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Thursday, July 7, 2016


The Author on Her Horse
Sasscer Hill, a former Maryland racehorse breeder, trainer, and rider, uses the sport of kings as a backdrop for her multi-award nominated mysteries. However, publishing success often takes time. Today Sasscer discusses her writing frustrations and how she persevered to overcome them. Learn more about Sasscer and her books at her website.

Back in 1994, I wrote a romantic suspense novel and landed a literary agent. I thought the rest would be a slam-dunk! Fast-forward sixteen years where, still unpublished, and now two agents later, I’d completed two novels featuring female jockey Nikki Latrelle.

I wrote these books because of my passion for Thoroughbreds and my love for and knowledge of horse racing. One of my mentors suggested I make all my writing like the races I wrote–putting that excitement, that pacing, and those amazing characters that populate this world into every chapter. So I began a third Nikki Latrelle with that in mind, and prayed it would land a New York publisher.

In February of 2010, my favorite author Dick Francis died, I was diagnosed with lymphoma, and my horse farm was hit by the worst blizzard in the history of Maryland. Feeling desperate, I begged a small press owner to look at the first in the Nikki Latrelle series, Full Mortality. He read the manuscript during the blizzard and accepted it the next day.

Miraculously, Full Mortality was published in May of 2010, received rave reviews, and was nominated for both Agatha and Macavity Awards.

The award nominations helped secure a third and better agent with a successful track record. But by the time I finished the third book in the Nikki Latrelle series, it was clear that New York publishers weren’t interested in the latest in a series already published by a small press–unless it had humongous sales. A word to the wise: you are unlikely to get humongous sales with a small press.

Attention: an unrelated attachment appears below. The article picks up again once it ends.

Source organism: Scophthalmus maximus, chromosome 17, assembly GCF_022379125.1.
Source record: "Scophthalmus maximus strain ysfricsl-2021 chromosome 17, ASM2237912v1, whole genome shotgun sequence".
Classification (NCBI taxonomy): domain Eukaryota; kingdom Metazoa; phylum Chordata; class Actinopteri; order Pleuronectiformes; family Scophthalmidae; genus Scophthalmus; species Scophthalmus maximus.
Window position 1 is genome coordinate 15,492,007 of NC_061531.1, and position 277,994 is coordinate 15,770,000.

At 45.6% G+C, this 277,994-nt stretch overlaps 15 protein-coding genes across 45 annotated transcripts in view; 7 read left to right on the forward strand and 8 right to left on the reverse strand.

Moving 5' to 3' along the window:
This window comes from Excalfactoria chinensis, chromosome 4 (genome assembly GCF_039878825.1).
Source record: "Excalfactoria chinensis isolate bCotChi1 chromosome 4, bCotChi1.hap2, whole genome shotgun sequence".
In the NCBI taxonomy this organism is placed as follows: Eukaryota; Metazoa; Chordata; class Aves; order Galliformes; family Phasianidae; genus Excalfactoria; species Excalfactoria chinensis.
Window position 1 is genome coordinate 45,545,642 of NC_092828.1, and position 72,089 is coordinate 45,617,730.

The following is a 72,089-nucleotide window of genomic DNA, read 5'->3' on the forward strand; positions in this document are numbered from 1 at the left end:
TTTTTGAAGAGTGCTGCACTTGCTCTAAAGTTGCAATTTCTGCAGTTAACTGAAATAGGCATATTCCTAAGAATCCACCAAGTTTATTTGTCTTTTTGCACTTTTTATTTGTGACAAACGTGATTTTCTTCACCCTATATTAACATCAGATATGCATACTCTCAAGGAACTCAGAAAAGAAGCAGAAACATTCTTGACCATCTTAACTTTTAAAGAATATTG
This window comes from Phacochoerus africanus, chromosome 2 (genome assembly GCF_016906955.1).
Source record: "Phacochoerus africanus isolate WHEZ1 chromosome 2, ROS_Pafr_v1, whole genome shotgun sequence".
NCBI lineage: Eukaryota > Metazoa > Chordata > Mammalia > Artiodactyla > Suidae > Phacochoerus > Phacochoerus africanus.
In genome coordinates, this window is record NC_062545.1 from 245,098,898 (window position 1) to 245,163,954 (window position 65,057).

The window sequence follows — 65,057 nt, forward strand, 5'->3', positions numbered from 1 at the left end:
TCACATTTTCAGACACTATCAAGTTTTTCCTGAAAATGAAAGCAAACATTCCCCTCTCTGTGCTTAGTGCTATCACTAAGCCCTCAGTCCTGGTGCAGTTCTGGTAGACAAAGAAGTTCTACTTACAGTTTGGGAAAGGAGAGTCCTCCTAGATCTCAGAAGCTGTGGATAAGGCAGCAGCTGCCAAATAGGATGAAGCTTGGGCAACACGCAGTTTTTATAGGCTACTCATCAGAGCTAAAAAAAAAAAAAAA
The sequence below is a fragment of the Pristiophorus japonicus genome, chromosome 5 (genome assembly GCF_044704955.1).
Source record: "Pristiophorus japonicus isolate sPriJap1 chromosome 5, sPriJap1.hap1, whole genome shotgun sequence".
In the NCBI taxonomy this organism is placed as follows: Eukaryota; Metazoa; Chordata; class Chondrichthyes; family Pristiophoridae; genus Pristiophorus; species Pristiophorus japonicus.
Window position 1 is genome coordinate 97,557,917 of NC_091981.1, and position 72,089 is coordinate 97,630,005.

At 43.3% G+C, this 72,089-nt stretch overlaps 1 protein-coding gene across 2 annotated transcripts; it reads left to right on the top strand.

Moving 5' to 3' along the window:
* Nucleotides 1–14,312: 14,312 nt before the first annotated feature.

My new agent told me to start another series. So I did, creating Fia McKee, a thirty-two-year-old agent for the real life agency, the Thoroughbred Racing Protective Bureau. I finished the manuscript of Flamingo Road in 2014 and started the second in the Fia McKee series in October that year.

My agent began shopping for publishers in December of 2014. The next spring, we caught the attention of an editor at St. Martins, Minotaur, but she had reservations about readers’ interest in a horseracing novel. I immediately went to work, obtaining statistics on the surprisingly strong popularity of horse racing. Things like NBC’s unprecedented ten-year extension agreement to broadcast rights to the Breeders Cup weekend races as well as the eleven qualifying races that precede that two-day, all-star event. I noted how a recent ESPN poll showed horse racing is the most popular non-team sport, beating out tennis, boxing, and even NASCAR! I sent the report to my agent, who sent it to St. Martins.

Less than a week after this, the Carrie McCray committee gave my in-progress novel, the second in the Fia McKee series, their Best First-Chapter of a Novel award. Within days, this same novel received a Claymore nomination.

But the brightest star to align that week was a racehorse named American Pharoah. Deep in my heart, I’d believed if the colt could pull off the historical and momentous feat of winning the first Triple Crown in 37 years, it might nudge a publishing offer from St. Martins my way. White knuckled, I watched the final race at Belmont. When American Pharoah blasted around the track on the lead, rocketed down the stretch, and began pulling away from the Belmont field, I almost had a heart attack. When he opened up and won by daylight, I burst into tears. Turning to my husband, I said, “I think Flamingo Road will get an offer.”